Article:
[Marxism] (no subject)

Macdonald Stainsby mstainsby at resist.ca
Tue Oct 11 14:35:07 MDT 2005


Environmentalists groups are not out to convert Indians, just like the
Tahltan Elders are not out to stop economic prosperity. But both want
sustainability for future generations. These groups evolve from
concerned individuals that work together to hold governments and
industries accountable for their discretion and developmental impact on
human health, and the natural environment.  The Tahltan Elders have had
this role since time immemorial.

Mr. Lovin reports that: In northwestern B.C., the Tahltan Nation has
enjoyed prosperity through its association with the mining industry.
Through Barrick's Eskay Creek gold and silver mine, opened in 1995, 117
Tahltan (30 per cent of the workforce) are employed through the Tahltan
Nation Development Corp. Unemployment in Iskut, Dease Lake and Telegraph
Creek has dropped from 85 per cent to six per cent, below the national
average. It begs to question, why would we need five more mines
operating within Tahltan territories?  If we have less than a 6 %
unemployment rate already?

What about the rest of our people who are living off the land; fishing,
hunting and trapping? What about the water? The West Coast Environmental
Law Centre reported that where there are mines, there is certainty that
there will be “an increase in drilling rigs and related equipment that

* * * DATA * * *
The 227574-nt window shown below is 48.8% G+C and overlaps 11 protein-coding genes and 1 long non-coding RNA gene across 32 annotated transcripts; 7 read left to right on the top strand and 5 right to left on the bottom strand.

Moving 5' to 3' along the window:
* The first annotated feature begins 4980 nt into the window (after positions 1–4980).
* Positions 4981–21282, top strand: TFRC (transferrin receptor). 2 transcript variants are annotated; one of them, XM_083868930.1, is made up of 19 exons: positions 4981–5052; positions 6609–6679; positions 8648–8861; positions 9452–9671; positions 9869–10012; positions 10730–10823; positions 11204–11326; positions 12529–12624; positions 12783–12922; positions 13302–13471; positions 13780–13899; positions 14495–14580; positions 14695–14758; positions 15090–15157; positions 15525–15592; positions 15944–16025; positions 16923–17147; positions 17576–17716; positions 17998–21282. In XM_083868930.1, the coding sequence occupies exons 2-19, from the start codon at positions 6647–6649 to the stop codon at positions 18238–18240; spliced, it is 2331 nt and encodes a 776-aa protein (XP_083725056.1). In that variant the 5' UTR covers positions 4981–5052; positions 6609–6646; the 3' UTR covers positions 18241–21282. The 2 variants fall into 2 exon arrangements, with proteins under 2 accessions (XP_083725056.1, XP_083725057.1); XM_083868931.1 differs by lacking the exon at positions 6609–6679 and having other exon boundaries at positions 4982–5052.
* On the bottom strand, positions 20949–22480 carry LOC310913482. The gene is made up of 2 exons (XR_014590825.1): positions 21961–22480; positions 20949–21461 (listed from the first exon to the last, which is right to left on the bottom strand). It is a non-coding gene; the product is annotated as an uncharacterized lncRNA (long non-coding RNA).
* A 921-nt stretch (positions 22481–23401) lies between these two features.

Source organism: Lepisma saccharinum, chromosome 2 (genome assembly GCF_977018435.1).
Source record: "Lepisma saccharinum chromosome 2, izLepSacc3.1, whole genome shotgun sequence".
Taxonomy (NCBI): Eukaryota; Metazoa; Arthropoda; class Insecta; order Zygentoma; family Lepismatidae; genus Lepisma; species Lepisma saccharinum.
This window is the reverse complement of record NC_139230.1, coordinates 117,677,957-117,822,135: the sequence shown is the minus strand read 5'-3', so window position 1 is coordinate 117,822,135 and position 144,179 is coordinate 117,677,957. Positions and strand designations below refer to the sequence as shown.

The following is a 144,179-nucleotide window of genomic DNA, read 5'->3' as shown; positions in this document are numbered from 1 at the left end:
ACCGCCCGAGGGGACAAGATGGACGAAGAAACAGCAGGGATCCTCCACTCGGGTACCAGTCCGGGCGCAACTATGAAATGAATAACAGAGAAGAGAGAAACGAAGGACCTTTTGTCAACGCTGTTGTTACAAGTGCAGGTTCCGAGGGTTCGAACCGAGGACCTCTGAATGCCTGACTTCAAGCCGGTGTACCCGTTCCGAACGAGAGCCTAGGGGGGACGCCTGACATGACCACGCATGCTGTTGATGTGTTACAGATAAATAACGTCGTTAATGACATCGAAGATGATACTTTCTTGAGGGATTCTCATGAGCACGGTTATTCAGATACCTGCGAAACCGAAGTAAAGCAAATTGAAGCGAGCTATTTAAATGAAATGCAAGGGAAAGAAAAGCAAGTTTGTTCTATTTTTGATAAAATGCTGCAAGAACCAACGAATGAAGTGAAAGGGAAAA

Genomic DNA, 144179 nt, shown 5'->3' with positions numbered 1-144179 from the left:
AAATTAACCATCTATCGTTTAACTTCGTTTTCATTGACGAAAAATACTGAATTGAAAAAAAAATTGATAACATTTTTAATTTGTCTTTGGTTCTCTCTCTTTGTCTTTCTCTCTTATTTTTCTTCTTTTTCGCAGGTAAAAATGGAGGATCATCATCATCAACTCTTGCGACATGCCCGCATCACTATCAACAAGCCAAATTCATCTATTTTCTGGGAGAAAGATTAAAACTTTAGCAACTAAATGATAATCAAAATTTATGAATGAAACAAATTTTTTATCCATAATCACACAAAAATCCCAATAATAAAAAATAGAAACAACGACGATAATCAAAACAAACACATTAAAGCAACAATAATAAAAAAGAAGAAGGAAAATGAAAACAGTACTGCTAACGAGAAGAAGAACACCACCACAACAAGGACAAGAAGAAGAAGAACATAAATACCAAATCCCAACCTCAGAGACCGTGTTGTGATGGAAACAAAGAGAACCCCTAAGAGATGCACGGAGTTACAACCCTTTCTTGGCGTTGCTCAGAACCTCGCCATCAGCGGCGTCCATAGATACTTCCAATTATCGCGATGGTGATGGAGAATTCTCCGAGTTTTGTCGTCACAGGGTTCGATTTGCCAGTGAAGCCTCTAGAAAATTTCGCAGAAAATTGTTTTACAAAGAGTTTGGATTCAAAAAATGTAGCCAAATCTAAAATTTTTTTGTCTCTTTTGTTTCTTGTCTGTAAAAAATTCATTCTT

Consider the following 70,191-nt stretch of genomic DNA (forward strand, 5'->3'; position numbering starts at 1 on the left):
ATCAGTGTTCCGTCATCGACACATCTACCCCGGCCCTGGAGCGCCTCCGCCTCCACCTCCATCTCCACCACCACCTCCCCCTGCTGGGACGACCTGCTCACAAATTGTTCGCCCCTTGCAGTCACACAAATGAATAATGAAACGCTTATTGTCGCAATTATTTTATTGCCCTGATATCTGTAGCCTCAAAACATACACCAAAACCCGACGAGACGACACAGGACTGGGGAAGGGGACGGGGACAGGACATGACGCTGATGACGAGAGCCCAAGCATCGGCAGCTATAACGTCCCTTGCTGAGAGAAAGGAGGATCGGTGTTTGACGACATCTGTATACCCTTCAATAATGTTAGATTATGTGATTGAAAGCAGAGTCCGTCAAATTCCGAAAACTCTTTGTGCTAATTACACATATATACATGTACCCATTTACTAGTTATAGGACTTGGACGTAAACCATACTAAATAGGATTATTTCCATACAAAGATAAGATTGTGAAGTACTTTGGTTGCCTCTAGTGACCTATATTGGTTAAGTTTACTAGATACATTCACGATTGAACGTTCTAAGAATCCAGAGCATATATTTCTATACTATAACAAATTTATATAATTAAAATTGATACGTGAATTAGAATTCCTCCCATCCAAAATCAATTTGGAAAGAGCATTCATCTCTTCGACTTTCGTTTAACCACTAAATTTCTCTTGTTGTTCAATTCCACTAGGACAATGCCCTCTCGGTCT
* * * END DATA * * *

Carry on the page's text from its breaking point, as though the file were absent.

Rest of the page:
will be transported onto the land; an increase in the amount of toxic
waste that will need to be disposed of; and an increase in the dangerous
air emissions that could have an impact on people who live near these
activities.” Where do you live Mr. Loverin?

You speak of Canadian case law that demands industry and government to
consult and accommodate Indigenous peoples. Yes that is true, but with
this power comes responsibilities to act as the protectors of that which
we are responsible for: our traditional territories. Additionally, how
do we meet the legal tests of continuity and proof of title when
industries continue to alter the landscape? Most of our evidence lies in
the oral testimony of our Elders? How do the Elders identify place names
and practices when those places are gone because of road building? Where
will the evidence be to prove our title and rights? Flushed down the
rivers or sitting below the mines holding wells!

Why would we want to negotiate our rights and title away? So
multinational corporations can come in and exploit the land and then
walk away so our Elders and residents of Telegraph, Dease and Iskut can
be left behind with cleaning up, and live in the toxic environment?
Sierra Legal Defence reported that government regulations stipulate that
mines that have identified a spill, apply their own discretion in
determining whether the spill is too small or big enough to report.  In
April of this year, the Petroleum Services Association of Canada
forecast record drilling activity – they anticipate a total of 18,300
wells in Canada, many of which are being drilled in BC. So how many
holding wells will be created to capture the toxic run off produced by
all these mining projects? Our responsibilities include the protection
of future generations. And this does not include dooming our children
and grandchildren to the long term effects of exposure to the cumulative
toxic mining materials produced through the mining process.

A concerned Tahltan Band Member
Beverly Slater

Macdonald Stainsby
In the contradiction lies the hope.

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